“I would like to be remembered as someone who accomplished useful deeds, and who was a kind and loving person. I would like to leave the memory of a human being with a correct attitude and who did her best to help others.”
~ Grace Kelly
She was a real-life fairytale princess who captivated the world’s audiences with her regal beauty and undeniable screen presence. But her life was to end tragically at the age of 52.
Born in Philadelphia in 1929, Grace Kelly became a popular actress in the 1950s, starring in movies such as ‘Dial M for Murder’ (1954), ‘To Catch a Thief’ (1955) and ‘The Swan’ (1956). She gained even greater fame after having starred in the film ‘The Country Girl’ (1954), for which she won an Academy Award for Best Actress. She married Prince Rainier III of Monaco, with whom she had three children, in 1956. She died after being involved in a car accident on September 14, 1982. Nicole Kidman won the role of Kelly in the 2014 biopic ‘Grace of Monaco’.
Grace Patricia Kelly was born on November 12, 1929, in Philadelphia, Pennsylvania. Her father, John Brendan ‘Jack’ Kelly, was a champion sculler who won three Olympic gold medals as part of the US rowing team. A self-made millionaire, he owned one of the most successful brick businesses on the East Coast. Her German-American mother, Margaret Katherine Majer, was the first coach of women’s athletic teams at the University of Pennsylvania. Kelly was the third of four children and was named after her father’s sister, who died young. Grace had two sisters: Margaret (Peggy) and Elizabeth, and a brother named John. Athletic like his father, John competed in the 1948, 1952 and 1956 Olympics. The creative arts also held a prominent place in the Kelly household and Grace was influenced by her two uncles. Walter C. Kelly was a vaudevillian performer, George Kelly was a Pulitzer Prize-winning playwright.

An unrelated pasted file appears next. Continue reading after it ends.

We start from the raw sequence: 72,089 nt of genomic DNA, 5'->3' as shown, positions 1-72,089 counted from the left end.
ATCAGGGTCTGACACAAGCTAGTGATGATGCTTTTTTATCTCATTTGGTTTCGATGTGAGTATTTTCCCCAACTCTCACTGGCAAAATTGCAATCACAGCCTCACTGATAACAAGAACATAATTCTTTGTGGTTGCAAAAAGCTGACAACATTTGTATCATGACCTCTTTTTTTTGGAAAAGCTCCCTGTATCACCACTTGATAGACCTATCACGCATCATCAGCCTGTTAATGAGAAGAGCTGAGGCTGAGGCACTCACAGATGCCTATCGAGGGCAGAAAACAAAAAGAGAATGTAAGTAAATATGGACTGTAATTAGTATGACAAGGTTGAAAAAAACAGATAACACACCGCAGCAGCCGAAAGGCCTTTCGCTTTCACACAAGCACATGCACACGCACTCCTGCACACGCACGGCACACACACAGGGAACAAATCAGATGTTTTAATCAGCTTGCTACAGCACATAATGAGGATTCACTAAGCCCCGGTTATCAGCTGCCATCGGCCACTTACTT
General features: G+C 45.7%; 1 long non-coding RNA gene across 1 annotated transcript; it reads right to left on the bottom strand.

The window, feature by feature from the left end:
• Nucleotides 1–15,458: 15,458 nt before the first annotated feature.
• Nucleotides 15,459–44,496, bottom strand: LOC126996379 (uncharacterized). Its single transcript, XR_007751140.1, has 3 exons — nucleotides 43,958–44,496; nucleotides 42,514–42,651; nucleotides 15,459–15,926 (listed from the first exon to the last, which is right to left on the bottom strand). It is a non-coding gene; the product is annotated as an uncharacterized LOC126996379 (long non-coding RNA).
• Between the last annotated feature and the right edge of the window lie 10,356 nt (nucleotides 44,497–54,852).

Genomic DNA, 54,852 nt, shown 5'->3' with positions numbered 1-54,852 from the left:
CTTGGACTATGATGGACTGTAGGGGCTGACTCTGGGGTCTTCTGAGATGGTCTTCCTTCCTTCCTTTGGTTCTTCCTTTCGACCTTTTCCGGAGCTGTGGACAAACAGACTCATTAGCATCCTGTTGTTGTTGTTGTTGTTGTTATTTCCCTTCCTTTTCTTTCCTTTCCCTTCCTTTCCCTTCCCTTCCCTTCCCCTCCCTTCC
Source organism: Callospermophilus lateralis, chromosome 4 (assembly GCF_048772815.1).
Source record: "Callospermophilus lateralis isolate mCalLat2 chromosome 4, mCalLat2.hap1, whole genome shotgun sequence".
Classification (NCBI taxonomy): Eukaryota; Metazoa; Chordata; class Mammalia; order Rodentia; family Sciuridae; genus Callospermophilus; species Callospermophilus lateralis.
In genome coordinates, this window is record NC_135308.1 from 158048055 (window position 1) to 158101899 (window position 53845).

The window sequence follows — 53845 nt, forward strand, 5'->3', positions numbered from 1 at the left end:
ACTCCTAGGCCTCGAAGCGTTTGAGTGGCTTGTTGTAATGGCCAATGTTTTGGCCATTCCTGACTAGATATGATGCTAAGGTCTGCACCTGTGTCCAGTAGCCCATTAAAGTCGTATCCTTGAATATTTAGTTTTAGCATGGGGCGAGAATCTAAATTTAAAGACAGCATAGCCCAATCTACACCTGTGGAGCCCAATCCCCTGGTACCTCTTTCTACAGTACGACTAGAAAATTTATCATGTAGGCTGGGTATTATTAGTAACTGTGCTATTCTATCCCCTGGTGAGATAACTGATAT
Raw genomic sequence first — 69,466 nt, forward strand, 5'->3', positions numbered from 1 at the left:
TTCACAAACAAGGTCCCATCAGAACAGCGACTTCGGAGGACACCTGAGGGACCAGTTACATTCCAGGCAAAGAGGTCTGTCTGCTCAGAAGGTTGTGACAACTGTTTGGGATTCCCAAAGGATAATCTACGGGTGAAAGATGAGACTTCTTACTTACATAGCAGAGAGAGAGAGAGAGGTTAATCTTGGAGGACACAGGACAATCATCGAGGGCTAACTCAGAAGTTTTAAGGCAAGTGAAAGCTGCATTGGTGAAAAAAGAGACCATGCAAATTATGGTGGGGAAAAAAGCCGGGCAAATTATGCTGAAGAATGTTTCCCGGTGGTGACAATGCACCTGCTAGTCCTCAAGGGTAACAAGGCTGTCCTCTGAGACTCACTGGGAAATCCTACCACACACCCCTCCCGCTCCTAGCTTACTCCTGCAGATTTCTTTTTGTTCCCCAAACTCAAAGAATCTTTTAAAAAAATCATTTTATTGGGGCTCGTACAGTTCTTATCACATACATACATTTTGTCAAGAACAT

Grace attended Ravenhill Academy – a Catholic girl’s school – and later Stevens School – a small private high school in Philadelphia. According to a teacher, “she really wasn’t interested in scholastic achievement – she gave priority to drama and boys.” (www.franksreelreviews.com) When Grace left high school, she enrolled at the American Academy of Dramatic Arts in New York in 1947. According to her close friend Judith Balaban Quine, Grace’s father regarded acting as “a slim cut above streetwalker”. (www.townandcountrymag.com) Yet Grace described her parents as being broad-minded people: “There was no such thing as a bad profession for them. As I was their daughter, they knew that, whatever profession I chose, I would do it well. That was enough for them.” (www.biographyonline.net) She supplemented her studies by modelling with the John Robert Powers modelling agency, and was reported to be one of the highest-paid models in New York at the time.
After graduating at 19, Grace sought a Broadway career, but found film more agreeable. Gary Cooper discovered 22-year-old Kelly on the set of her first picture ‘Fourteen Hours’ (1951) and arranged for her to play his wife in ‘High Noon’ (1952). “This dame has breeding, quality, class,” John Ford said of Grace, adding, “I’ll bet she’ll knock us on our ass!” (www.newyorker.com) In 1953, Kelly starred opposite Clark Gable and Ava Gardner in ‘Mogambo’, for which she was nominated for her first Academy Award and won a Golden Globe Award for Best Supporting Actress. MGM offered Kelly a seven-year contract, which she accepted, although she turned down the role of Edie Doyle in ‘On the Waterfront’ so she could work with Alfred Hitchcock. “Mr. Hitchcock taught me everything about cinema. It was thanks to him that I understood that murder scenes should be shot like love scenes and love scenes like murder scenes.” (www.johnstamos.com) Grace made three films with Hitchcock in the 50’s: ‘Rear Window’ (1954), ‘Dial M for Murder’ (1954) and ‘To Catch a Thief’ (1955.